The setting is one of the major elements in Pinter’s play which sets it apart from most of its absurdist counterparts, and not only gave the play context but a solid grounding in reality. The set for The Cog and Sprocket’s production used the intimate space to truly put the audience in the basement with Gus and Ben. The setting creates a sort of claustrophobia for the characters, resulting in dynamic tension between the two. The Cog and Sprocket’s production utilized that closeness and extended it to include the audience by placing everyone in close proximity to the action. The anxiety, agitation and anticipation permeate the space and impresses upon the audience that feeling of inescapability.

 Gus and Ben themselves are fascinating as characters in the realm of the absurd. Far from their Godot counterparts, Gus and Ben go through moments of intense emotion expressed both verbally and physically which gives the play these moments of mounting tension followed by relief, only to boil up again. Megan Milette (Gus) and Taylor Brimner (Ben) both gave powerhouse performances, breathing such life into the assassins that you couldn’t help but get attached to them. With just the two actors on stage, and nothing but the mechanical dumb waitor to break up the monotony of the character’s condition, so much relies on the strength of their performances and they did not disappoint. I became so invested in what was happening to them and wondering who or what was messing with them, and that concern is wholly due to their exceptional performances. 

I was very pleased with the portrayal of Gus and Ben by female actors. I agree that the idea that our suspension of disbelief can’t seem to reach beyond gender is disheartening. What’s even more unbelievable to me is how works like Waiting for Godot come with the stipulation that only men may play those roles. The initial conception behind of Theatre of the Absurd was works showing life for what they truly were, in all of its chaotic glory. Does that mean our world is only populated with men? Or are men’s stories the only way to convey the true nature of the world? By using women to portray these characters, The Cog and Sprocket’s production puts the emphasis on the humanity of the play and thus truly reaches the heart of the Absurd movement and founding ideals.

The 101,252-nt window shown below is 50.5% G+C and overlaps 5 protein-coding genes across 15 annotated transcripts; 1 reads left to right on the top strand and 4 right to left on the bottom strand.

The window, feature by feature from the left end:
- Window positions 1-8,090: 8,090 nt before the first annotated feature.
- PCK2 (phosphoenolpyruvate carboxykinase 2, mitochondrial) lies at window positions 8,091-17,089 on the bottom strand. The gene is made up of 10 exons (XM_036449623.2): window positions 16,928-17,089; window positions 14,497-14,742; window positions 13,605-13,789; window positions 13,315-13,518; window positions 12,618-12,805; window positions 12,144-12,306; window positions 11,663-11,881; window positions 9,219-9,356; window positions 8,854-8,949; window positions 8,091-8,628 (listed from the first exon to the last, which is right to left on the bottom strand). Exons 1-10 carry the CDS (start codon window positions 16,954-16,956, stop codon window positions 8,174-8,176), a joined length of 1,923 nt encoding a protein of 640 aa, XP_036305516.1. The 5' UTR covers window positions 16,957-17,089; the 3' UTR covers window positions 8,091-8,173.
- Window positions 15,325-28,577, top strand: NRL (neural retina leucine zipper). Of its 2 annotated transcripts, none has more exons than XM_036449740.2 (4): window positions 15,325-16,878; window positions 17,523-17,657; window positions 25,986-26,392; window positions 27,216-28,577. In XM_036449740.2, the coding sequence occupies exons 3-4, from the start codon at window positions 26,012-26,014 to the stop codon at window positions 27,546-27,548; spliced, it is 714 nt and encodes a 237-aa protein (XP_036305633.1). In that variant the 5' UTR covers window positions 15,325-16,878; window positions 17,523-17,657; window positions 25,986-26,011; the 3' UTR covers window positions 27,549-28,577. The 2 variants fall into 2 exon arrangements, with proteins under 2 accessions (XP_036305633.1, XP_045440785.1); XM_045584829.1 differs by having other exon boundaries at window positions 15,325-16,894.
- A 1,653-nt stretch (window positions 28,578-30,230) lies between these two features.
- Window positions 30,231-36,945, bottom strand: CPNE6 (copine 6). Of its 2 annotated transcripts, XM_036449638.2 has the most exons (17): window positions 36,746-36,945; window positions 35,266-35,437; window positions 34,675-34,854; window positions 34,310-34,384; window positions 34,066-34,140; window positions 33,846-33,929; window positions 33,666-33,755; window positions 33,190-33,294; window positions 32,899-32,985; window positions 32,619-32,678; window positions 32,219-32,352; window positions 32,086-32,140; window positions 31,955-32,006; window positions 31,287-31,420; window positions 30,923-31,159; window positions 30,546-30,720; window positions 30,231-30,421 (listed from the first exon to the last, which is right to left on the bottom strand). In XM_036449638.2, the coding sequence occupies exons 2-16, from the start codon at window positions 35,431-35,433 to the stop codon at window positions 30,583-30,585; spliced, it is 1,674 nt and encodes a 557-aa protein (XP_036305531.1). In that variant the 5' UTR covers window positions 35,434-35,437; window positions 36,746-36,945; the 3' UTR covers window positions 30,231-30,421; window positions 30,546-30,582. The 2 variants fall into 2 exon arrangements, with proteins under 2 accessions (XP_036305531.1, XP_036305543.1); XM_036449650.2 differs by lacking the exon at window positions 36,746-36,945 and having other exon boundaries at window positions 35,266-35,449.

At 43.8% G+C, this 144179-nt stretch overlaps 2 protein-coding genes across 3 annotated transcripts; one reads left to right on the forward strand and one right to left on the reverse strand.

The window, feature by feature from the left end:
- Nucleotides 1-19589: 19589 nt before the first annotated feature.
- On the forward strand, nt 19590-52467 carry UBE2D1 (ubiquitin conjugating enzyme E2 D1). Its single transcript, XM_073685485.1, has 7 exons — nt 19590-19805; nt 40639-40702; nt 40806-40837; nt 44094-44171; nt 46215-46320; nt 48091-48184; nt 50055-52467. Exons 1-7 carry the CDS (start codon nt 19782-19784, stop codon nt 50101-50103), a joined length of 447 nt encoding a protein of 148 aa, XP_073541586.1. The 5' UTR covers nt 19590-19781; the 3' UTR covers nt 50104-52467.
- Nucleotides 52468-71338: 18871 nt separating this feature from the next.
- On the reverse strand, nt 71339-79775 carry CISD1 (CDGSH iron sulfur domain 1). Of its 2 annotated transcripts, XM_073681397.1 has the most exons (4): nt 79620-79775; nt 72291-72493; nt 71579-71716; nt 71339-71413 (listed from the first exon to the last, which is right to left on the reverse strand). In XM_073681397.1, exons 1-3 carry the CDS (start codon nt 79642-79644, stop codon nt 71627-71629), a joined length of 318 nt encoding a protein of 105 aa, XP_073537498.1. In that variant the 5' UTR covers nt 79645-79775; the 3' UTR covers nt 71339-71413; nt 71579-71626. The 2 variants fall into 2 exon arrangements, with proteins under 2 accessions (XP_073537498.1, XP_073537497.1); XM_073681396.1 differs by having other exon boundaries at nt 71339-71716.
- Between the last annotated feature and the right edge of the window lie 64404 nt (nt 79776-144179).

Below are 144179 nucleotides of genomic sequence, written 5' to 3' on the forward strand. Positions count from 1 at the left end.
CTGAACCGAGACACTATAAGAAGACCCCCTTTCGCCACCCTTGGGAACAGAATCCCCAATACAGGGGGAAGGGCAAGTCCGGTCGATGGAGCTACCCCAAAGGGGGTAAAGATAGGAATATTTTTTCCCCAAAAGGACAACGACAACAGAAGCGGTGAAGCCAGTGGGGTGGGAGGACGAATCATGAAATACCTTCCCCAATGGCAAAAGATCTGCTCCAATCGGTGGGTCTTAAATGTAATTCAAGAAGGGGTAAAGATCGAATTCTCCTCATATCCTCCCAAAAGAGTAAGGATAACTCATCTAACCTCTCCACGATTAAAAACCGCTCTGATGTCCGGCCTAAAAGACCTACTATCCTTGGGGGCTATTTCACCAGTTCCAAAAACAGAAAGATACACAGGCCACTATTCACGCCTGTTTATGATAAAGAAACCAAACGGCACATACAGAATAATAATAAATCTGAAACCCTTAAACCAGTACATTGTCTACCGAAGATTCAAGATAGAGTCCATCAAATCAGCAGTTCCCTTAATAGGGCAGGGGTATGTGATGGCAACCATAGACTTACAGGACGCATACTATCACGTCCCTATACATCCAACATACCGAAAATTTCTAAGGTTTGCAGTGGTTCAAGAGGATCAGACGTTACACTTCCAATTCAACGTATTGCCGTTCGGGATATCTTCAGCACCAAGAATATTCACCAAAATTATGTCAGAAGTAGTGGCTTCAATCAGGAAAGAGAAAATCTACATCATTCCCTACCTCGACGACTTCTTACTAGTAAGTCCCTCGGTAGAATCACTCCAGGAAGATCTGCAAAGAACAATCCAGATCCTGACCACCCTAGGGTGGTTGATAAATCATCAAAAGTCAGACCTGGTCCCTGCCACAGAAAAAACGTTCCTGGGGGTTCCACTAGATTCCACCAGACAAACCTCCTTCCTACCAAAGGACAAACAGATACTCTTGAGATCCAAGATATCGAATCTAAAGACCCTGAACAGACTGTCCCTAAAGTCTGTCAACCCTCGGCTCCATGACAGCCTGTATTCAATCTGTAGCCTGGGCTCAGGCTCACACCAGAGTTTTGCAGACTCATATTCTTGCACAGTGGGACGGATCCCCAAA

What really stood out to me about the story of The Dumb Waitor was the fact that it had a definite ending. While that ending is still ambiguous (did he or didn’t he shoot him?), it follows a more linear plot line with subtle hints as to who they’re waiting for dropped throughout the text. Because the audience comes to know and have concern for the characters, it makes the ending all the more startling and impactful. The final moment where Gus and Ben stand there looking at each other made my heart sink. It’s a mesmerizing, breath stealing ending to an engaging, visceral piece of theatre.

Bravo to all of the cast and crew, whose hearts were clearly in the making of this piece and whose dedication and perseverance definitely paid off.